Identifying the Solution: Better Substitute Teachers
What if substitute teachers could have a positive impact on student learning, expertly establishing authority and maintaining instructional momentum? Rather than just “holding down the fort,” trained and acclimated substitute teachers would step in, allowing meaningful instruction to continue despite the absence of regular classroom teachers.
Professional substitutes trained to successfully implement a lesson plan skillfully guide individual students, encourage cooperative learning, and manage classroom technology. These competent educators expertly command the attention of a classroom full of students, easing transitions and exhibiting “withitness.” And, armed with positive behavioral interventions, they quickly diffuse conflicts, thus maintaining the flow of the lesson.
The key to fostering this kind of professional substitute teacher is preparation and training. Whether substitutes are retired educators, recent graduates, or transfers from other professions, they need ongoing exposure to best instructional practices. This training should be tailored to each district’s specific initiatives and school improvement goals. It should be hands-on, in-person, and on-demand.
How Substitute Teachers Can Support Best Instructional Strategies
In many districts, substitute teachers receive only a brief orientation that covers employment and legal issues. Often, that’s all the time a school can afford to spend on new substitutes, as they are scrambling to get their absences covered. Of course, in this scenario, best instructional strategies such as goal-setting, mentorship, and catering to individual student ability are going to take a back seat.
One way to combat this time crunch and make sure that your substitute teachers enter your classrooms fully prepared is to partner with an educational staffing agency. By providing relevant resources and training, a good agency will prepare their staff to thrive in a variety of diverse teaching placements.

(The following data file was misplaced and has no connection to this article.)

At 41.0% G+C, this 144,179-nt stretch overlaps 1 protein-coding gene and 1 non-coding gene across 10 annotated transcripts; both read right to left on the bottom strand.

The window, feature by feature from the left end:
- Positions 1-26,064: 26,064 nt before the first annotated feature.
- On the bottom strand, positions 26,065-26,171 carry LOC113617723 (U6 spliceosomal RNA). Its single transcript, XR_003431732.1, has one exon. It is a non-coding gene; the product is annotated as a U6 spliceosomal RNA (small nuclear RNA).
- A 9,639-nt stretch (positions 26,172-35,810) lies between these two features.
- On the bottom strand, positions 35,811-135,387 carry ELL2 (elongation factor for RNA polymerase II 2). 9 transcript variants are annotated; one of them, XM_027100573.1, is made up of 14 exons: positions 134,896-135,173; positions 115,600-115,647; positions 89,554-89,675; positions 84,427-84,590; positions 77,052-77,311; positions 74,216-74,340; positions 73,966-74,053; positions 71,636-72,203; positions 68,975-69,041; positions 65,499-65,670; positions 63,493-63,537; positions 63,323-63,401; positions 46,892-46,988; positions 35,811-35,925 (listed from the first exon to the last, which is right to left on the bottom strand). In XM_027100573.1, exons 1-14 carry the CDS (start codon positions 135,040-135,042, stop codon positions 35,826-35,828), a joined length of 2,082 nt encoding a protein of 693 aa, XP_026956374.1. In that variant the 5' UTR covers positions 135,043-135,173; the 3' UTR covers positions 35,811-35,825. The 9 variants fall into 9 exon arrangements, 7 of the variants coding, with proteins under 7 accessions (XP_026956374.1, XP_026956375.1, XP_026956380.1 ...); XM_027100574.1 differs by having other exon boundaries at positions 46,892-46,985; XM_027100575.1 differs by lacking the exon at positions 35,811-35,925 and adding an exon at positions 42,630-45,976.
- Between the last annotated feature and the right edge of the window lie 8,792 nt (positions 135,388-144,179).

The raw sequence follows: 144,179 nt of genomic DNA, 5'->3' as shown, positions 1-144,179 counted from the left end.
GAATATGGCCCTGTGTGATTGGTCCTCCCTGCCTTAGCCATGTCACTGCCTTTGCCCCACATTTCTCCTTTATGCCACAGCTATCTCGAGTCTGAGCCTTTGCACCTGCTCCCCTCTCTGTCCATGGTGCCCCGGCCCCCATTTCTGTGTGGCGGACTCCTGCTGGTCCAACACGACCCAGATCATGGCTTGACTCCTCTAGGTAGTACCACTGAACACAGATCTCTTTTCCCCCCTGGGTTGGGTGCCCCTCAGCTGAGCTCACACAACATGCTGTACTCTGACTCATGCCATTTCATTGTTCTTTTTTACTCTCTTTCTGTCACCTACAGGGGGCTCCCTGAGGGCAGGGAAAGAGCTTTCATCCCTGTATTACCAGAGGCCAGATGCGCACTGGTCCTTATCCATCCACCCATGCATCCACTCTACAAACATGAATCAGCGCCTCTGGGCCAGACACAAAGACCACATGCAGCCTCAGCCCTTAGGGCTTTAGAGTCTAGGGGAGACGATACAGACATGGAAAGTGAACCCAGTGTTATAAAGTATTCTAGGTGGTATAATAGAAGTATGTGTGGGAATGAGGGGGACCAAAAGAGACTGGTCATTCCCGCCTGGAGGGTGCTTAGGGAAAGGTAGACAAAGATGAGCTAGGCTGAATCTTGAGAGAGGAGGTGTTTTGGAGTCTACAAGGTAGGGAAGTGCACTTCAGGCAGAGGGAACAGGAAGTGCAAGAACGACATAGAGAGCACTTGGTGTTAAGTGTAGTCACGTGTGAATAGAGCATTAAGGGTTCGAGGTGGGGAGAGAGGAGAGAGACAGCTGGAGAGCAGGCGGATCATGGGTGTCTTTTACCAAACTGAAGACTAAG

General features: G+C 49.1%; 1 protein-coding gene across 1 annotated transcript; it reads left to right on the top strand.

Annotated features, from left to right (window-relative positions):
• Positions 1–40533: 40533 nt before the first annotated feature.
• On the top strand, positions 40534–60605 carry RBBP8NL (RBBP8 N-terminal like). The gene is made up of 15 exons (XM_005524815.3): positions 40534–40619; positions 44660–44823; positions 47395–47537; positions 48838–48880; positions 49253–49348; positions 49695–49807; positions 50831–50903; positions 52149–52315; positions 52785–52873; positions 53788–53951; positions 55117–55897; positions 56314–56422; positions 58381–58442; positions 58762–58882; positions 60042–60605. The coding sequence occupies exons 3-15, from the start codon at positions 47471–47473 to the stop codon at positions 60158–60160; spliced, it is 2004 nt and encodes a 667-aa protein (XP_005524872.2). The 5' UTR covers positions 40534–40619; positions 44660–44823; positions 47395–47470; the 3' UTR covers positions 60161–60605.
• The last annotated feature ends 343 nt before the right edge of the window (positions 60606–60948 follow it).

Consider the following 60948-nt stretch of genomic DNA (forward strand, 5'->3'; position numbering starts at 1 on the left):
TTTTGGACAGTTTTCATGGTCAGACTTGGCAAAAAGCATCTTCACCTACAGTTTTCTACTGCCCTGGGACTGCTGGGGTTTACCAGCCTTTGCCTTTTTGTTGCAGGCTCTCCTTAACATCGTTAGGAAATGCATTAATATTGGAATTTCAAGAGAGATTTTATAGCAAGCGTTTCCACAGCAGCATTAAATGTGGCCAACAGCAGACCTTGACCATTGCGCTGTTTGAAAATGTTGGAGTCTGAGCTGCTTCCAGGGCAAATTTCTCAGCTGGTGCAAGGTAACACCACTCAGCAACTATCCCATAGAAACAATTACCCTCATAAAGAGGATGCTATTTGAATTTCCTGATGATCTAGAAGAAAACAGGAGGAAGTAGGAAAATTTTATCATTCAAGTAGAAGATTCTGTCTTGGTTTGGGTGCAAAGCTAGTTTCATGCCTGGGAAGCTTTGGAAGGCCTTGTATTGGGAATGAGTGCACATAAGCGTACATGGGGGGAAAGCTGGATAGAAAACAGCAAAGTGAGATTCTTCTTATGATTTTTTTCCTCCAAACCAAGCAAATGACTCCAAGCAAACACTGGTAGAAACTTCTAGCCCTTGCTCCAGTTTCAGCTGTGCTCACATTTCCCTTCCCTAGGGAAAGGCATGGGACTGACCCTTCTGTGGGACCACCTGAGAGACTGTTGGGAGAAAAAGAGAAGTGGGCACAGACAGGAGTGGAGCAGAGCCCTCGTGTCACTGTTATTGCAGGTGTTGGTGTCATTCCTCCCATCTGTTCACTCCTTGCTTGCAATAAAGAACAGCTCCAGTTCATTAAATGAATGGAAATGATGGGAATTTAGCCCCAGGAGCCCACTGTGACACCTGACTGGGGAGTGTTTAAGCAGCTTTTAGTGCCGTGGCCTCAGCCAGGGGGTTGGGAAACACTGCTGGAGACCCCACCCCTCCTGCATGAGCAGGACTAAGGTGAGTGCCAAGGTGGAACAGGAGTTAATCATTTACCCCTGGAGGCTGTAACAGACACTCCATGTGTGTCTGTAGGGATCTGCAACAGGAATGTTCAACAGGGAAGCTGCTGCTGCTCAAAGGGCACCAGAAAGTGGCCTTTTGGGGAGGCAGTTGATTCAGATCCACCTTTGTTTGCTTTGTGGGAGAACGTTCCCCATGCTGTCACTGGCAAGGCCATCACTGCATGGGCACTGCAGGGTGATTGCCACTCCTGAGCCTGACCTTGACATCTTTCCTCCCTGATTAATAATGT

ESS, the nation’s largest education-exclusive staffing agency, is leveraging decades of experience to create a select workforce that eliminates negative perceptions of substitute teachers and elevates the profession. We prepare your substitute teachers to engage students in a meaningful way. More than merely a placeholder in the classroom, our professional substitutes contribute to the critical task of educating K-12 students by supporting the best instructional strategies.
Let ESS rewrite the substitute teacher narrative by providing a well-trained, diversely qualified pool of education professionals who support best practice instructional strategies during inevitable teacher absences. Through extensive training and expert oversight, we will make your substitute teaching staff a powerful force for meaningful instruction. Contact ESS today to start building a team of professional substitute teachers for your district.
Phil has been supporting school districts across the country for more than 12 years. He works hands-on with districts implementing customized solutions to improve their substitute teacher and support staff programs. When he’s not increasing districts’ fill rates, Phil can be found swinging his clubs on a golf course.